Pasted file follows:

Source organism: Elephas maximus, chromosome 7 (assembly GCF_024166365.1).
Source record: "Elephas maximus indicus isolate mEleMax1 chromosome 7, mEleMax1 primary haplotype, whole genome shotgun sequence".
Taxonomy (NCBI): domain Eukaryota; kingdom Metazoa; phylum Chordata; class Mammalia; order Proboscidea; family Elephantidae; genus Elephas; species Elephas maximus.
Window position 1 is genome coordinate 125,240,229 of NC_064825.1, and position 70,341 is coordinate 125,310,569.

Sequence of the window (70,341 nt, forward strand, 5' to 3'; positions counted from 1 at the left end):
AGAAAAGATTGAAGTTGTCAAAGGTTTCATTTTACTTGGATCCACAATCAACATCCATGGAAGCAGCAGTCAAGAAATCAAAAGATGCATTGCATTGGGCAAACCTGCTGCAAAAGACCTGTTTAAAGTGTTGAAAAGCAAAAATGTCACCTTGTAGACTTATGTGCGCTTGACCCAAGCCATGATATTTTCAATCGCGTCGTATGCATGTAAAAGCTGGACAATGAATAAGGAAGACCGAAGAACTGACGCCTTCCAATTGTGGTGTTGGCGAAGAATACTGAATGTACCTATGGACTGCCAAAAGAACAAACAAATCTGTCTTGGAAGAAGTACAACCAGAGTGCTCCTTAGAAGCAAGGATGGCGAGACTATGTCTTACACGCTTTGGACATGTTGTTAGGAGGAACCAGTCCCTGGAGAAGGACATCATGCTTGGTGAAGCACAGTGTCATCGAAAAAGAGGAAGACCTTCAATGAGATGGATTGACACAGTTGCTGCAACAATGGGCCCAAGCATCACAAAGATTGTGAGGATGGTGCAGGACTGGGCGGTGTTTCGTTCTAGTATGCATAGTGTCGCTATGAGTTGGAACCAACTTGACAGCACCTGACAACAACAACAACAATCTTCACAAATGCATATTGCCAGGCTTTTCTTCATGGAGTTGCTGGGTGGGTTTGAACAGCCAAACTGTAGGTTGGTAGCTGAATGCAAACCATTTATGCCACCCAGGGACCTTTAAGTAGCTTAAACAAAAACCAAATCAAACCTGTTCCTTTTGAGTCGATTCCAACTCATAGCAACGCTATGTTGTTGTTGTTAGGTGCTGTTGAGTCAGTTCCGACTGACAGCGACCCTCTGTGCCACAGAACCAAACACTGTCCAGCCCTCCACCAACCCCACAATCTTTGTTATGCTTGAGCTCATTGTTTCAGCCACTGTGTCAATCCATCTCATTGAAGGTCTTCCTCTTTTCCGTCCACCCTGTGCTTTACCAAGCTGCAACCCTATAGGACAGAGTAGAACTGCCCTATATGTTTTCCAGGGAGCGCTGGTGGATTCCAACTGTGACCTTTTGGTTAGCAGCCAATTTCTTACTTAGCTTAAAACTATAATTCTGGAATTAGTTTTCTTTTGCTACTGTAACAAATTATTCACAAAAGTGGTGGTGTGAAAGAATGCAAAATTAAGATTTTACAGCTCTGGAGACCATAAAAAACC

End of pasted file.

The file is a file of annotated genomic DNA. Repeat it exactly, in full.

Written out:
Source organism: Elephas maximus, chromosome 7 (assembly GCF_024166365.1).
Source record: "Elephas maximus indicus isolate mEleMax1 chromosome 7, mEleMax1 primary haplotype, whole genome shotgun sequence".
Taxonomy (NCBI): domain Eukaryota; kingdom Metazoa; phylum Chordata; class Mammalia; order Proboscidea; family Elephantidae; genus Elephas; species Elephas maximus.
Window position 1 is genome coordinate 125,240,229 of NC_064825.1, and position 70,341 is coordinate 125,310,569.

Sequence of the window (70,341 nt, forward strand, 5' to 3'; positions counted from 1 at the left end):
AGAAAAGATTGAAGTTGTCAAAGGTTTCATTTTACTTGGATCCACAATCAACATCCATGGAAGCAGCAGTCAAGAAATCAAAAGATGCATTGCATTGGGCAAACCTGCTGCAAAAGACCTGTTTAAAGTGTTGAAAAGCAAAAATGTCACCTTGTAGACTTATGTGCGCTTGACCCAAGCCATGATATTTTCAATCGCGTCGTATGCATGTAAAAGCTGGACAATGAATAAGGAAGACCGAAGAACTGACGCCTTCCAATTGTGGTGTTGGCGAAGAATACTGAATGTACCTATGGACTGCCAAAAGAACAAACAAATCTGTCTTGGAAGAAGTACAACCAGAGTGCTCCTTAGAAGCAAGGATGGCGAGACTATGTCTTACACGCTTTGGACATGTTGTTAGGAGGAACCAGTCCCTGGAGAAGGACATCATGCTTGGTGAAGCACAGTGTCATCGAAAAAGAGGAAGACCTTCAATGAGATGGATTGACACAGTTGCTGCAACAATGGGCCCAAGCATCACAAAGATTGTGAGGATGGTGCAGGACTGGGCGGTGTTTCGTTCTAGTATGCATAGTGTCGCTATGAGTTGGAACCAACTTGACAGCACCTGACAACAACAACAACAATCTTCACAAATGCATATTGCCAGGCTTTTCTTCATGGAGTTGCTGGGTGGGTTTGAACAGCCAAACTGTAGGTTGGTAGCTGAATGCAAACCATTTATGCCACCCAGGGACCTTTAAGTAGCTTAAACAAAAACCAAATCAAACCTGTTCCTTTTGAGTCGATTCCAACTCATAGCAACGCTATGTTGTTGTTGTTAGGTGCTGTTGAGTCAGTTCCGACTGACAGCGACCCTCTGTGCCACAGAACCAAACACTGTCCAGCCCTCCACCAACCCCACAATCTTTGTTATGCTTGAGCTCATTGTTTCAGCCACTGTGTCAATCCATCTCATTGAAGGTCTTCCTCTTTTCCGTCCACCCTGTGCTTTACCAAGCTGCAACCCTATAGGACAGAGTAGAACTGCCCTATATGTTTTCCAGGGAGCGCTGGTGGATTCCAACTGTGACCTTTTGGTTAGCAGCCAATTTCTTACTTAGCTTAAAACTATAATTCTGGAATTAGTTTTCTTTTGCTACTGTAACAAATTATTCACAAAAGTGGTGGTGTGAAAGAATGCAAAATTAAGATTTTACAGCTCTGGAGACCATAAAAAACC